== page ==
The new Star Wars film, The Last Jedi, is being released later this year, December 2017. Two years back when the previous film was in cinemas, the hotel chain commonly known as Hilton (Hilton Domestic Operating Company, Inc.) was being hacked and breached, with hackers making off with credit card details and other identifying information for around 350,000 customers.
On Halloween 2017, nearly two years later, the New York Attorney General, Eric T. Schneiderman, imposed a fine of $700,000 fine on hotel chain.
The Attorney General made particular punitive reference to the Chain’s failure to respond effectively to the data breach and hack, noting that although the business first learned of the hack in February 2015 and that its customer data had been exposed through a UK based computer system, the business failed to notify the public about the breach until 24 November 2015.
The $700,000 fine equates to approximately $2 per lost record, significantly less than the average cost (when accounting for brand damage, professional services, fees and remediation) of closer to $141 per record.
This fine amounts to around 0.00006% of Hilton’s annual revenue in 2015.
However, come May 2018, with the enforcement powers provided to the European data regulators such as the UK’s Information Commissioner's Office through the General Data Protection Regulation (GDPR), what would that fine look like? Just a little higher…
With maximum fines of 4% of annual turnover in the year preceding the incident, the penalty could have been $420 million.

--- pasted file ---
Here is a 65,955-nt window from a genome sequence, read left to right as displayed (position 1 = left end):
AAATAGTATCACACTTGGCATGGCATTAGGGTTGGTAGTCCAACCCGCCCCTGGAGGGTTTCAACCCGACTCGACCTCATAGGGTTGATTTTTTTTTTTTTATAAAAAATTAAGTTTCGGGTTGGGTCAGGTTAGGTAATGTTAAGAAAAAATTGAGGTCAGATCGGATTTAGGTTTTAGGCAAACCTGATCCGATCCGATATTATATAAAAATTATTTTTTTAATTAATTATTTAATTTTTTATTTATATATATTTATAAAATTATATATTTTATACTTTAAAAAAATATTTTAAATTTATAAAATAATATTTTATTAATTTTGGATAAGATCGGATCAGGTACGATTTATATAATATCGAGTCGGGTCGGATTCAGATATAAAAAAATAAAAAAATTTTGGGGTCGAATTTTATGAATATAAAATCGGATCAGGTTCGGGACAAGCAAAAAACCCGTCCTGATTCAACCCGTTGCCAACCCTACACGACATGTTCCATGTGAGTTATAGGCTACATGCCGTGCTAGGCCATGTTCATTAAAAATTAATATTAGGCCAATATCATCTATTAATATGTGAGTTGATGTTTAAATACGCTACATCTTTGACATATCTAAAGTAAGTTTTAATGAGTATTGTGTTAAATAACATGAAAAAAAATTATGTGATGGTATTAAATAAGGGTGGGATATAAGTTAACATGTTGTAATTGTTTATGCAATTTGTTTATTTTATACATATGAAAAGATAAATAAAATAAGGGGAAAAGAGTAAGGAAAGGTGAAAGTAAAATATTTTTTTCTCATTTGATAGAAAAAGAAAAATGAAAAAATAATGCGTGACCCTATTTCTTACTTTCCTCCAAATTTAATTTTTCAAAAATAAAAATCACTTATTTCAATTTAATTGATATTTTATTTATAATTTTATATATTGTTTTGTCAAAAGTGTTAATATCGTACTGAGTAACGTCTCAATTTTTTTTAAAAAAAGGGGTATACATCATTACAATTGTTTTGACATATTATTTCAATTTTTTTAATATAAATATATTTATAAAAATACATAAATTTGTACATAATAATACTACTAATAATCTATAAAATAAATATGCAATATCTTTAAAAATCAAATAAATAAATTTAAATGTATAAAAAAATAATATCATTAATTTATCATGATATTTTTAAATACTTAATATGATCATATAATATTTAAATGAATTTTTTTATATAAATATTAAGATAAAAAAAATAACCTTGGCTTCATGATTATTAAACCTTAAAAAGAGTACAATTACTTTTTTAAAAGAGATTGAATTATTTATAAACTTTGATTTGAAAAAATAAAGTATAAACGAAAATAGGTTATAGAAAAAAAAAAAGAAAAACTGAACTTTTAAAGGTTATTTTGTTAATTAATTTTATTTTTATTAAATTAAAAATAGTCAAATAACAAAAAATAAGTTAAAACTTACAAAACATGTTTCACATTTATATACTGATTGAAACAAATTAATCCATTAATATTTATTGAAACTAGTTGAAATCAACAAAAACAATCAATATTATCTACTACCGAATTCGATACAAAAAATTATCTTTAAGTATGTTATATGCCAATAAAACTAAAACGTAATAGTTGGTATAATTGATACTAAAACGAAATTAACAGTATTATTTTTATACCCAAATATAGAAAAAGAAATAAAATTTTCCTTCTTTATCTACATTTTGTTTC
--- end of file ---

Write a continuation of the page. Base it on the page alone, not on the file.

$1,200 per record lost.
Grant Thornton’s research and many studies continue to reiterate that many businesses that WILL be impacted by the GDPR and soon to be updated Data Protection Act are not prepared:
- Do you know what the GDPR means to your business?
- Are you aware of the fines?
- Are you living the Accountability Principle that requires you to demonstrate how you are seeking to comply with your data obligations?
71% of business haven't realised they will be heavily fined if they fail to follow guidance, even though 18% of businesses say the size of the fines are likely to put them out of business.
25% of businesses would be unable to detect a breach if it happened.
Speak to Grant Thornton’s experts for a free seminar or whitepaper on GDPR and how to relieve the burden of your data governance.
Gain value and insight, not fines, from your data.
What does that mean practically for a company like Hilton? Well, the company’s FY 2014 revenue (or “turnover”) was $10.5 billion. Four percent of that is a cool $420 million dollars - or $1,200 for every customer record lost. Needless to say, that’s a number that will get the attention of the company’s Board of Directors and shareholders.